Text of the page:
After obtaining the thresholded edge image, it was necessary to filter the result to get rid of speckle noise and other small artifacts that might be mistaken for regions. To accomplish this, we determined through a series of trial and error that using two passes with a 3x3 median filter would do the trick.

Once that was done, the real fun begins. We must iteratively pass through the image somehow giving each separate region a different grayscale value. The method chosen here is to look at a pixel and ask the question, "are any of the eight nearest neighbors a shade of gray besides 0 or 1 (out of 256)." If the answer is yes, we assign the pixel being examined the same shade of gray as it's colored neighbor. If not, we assign it a random shade of gray. Giving it a random shade of gray reduces the chance that neighboring regions will be given similar values so that there will be contrast and the regions will be easily distinguishable. We pass through the image four times, beginning a pass in each of the four corners.

Finally now that the region determination portion is done, all that remains is to get rid of the edge pixels that are separating the regions. We considered some sort of algorithm that looked at the original image and tried to figure out which side of the edge it should belong to, but because the computational intensity to do such a thing is so large, we determined that the easiest way would be to simply merge the edges into all the regions that they touched until all the edge pixels were gone.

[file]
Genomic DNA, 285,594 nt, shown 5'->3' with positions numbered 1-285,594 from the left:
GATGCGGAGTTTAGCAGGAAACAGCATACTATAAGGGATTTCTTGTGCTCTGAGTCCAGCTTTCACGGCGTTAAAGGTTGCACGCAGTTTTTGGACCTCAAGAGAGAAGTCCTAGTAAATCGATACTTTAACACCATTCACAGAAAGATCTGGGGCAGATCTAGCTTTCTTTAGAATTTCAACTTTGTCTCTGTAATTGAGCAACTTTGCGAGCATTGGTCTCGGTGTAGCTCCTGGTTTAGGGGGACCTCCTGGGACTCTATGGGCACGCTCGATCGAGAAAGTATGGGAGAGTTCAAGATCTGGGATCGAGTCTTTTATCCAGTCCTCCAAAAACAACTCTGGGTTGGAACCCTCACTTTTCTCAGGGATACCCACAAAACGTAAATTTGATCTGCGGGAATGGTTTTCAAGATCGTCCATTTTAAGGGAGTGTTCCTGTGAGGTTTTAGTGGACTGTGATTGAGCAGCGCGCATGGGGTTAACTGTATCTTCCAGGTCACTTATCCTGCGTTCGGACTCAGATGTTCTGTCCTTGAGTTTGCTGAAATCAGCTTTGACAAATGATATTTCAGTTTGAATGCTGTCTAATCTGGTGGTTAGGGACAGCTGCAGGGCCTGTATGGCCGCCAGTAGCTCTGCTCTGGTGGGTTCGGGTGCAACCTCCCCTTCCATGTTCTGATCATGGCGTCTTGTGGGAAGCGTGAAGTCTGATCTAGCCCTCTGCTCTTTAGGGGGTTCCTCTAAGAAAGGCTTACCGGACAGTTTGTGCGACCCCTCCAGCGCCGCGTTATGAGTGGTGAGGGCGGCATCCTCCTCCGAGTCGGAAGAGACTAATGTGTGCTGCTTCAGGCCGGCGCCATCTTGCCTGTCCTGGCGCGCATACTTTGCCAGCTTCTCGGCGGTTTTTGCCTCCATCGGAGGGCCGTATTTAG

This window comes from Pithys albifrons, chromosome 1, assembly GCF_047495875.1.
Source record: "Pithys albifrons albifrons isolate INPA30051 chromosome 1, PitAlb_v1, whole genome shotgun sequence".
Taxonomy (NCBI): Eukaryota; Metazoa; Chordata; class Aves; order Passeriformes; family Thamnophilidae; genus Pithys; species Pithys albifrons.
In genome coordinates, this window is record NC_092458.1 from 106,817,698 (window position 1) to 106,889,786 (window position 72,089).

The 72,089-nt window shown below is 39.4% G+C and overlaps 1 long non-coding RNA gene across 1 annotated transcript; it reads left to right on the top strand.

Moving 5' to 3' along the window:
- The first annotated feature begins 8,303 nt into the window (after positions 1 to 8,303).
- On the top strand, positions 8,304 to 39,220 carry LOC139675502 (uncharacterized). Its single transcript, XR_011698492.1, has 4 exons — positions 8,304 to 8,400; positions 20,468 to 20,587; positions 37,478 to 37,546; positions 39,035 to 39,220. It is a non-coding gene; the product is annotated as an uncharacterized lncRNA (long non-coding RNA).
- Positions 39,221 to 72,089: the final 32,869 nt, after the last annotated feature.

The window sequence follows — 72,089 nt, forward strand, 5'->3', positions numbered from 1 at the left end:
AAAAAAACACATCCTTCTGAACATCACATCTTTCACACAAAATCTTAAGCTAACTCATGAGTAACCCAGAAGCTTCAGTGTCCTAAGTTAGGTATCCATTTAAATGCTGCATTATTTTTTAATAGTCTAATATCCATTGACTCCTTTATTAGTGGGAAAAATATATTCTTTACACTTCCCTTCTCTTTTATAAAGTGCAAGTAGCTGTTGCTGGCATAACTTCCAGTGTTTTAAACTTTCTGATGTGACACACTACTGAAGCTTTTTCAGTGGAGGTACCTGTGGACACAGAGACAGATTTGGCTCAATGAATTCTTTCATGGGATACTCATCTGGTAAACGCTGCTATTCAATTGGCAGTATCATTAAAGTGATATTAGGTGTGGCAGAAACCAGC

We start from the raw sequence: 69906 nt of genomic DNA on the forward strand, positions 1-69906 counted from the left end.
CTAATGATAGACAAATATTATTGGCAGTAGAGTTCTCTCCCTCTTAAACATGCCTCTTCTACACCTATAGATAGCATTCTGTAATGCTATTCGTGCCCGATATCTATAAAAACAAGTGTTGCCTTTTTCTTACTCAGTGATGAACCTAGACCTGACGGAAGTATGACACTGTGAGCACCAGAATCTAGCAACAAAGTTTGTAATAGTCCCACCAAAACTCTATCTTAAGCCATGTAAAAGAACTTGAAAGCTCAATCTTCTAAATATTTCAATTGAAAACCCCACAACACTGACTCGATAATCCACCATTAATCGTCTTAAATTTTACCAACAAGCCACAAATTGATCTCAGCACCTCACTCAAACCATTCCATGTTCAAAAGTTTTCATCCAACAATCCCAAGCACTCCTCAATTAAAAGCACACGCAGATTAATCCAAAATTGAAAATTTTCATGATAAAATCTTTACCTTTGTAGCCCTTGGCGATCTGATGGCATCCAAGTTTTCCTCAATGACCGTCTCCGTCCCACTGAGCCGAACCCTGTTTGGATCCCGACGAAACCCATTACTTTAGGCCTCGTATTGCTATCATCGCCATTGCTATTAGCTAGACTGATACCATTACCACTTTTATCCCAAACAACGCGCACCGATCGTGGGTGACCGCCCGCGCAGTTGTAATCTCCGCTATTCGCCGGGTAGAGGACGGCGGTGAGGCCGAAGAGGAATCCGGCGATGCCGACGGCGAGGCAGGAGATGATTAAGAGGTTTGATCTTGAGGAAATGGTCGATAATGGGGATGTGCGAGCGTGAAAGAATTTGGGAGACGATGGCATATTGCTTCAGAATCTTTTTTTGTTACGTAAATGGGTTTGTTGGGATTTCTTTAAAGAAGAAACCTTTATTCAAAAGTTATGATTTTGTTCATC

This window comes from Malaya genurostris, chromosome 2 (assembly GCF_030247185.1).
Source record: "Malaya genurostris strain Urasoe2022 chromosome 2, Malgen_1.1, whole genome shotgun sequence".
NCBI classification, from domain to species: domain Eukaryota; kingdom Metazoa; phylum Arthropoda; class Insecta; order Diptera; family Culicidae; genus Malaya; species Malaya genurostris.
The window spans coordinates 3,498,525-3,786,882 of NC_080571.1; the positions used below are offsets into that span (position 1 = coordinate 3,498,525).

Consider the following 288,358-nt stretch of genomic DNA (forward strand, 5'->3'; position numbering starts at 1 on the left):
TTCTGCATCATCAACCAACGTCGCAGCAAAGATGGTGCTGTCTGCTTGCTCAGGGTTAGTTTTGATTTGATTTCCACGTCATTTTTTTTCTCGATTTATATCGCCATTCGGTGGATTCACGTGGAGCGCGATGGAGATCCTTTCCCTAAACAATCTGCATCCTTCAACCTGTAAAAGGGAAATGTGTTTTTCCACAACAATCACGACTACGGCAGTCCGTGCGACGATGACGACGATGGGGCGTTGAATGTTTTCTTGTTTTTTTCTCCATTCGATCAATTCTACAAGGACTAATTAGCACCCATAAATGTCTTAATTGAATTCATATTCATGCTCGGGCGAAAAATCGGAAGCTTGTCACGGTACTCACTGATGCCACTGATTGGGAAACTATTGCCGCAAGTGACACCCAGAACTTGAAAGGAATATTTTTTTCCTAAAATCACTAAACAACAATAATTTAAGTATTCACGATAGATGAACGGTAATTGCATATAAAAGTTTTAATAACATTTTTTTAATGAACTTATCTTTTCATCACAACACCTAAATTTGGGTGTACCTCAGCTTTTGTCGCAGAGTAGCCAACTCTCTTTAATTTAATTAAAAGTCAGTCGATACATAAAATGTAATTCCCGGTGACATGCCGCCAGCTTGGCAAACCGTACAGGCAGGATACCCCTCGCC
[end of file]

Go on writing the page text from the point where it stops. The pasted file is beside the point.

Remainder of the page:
Performance Evaluation

  1. Evaluation is very difficult due to ad hoc nature of segmentation and highly dependent upon the intended use of the segmented image.
  2. Look at `important' edges in the original and determine if they appear in the segmented image.
  3. Determine if the important objects and areas are in fact classified as `regions' in the segmented image.
  4. Count the number of regions and see if it matches expectations; again, this is very dependent on the application using the segmented image.

Future Work and Possible Improvements

One of the things we could do to make this algorithm better would be to develop a more optimal edge detection scheme that leaves thinner edges than the gradient detector used but also would be more resistant to noise than a Laplacian edge detector. One possibility would be to implement a multiscale edge detector to solve that problem. Another improvement would be to find a better thresholding scheme than setting a range that the number of `edge' pixels has to fall into. Again, the multiscale edge detector might eliminate the need for much thresholding. Also in the future, we could try to combine the edge detection results found here with some region growing results done independently (such as the region growing algorithm also discussed in this report) in order to optimize the region determination process. Finally, it would be nice to add a texture/color recognition feature to this algorithm so that similar yet disjoint regions could be classified as `the same' and assigned the same gray-level value.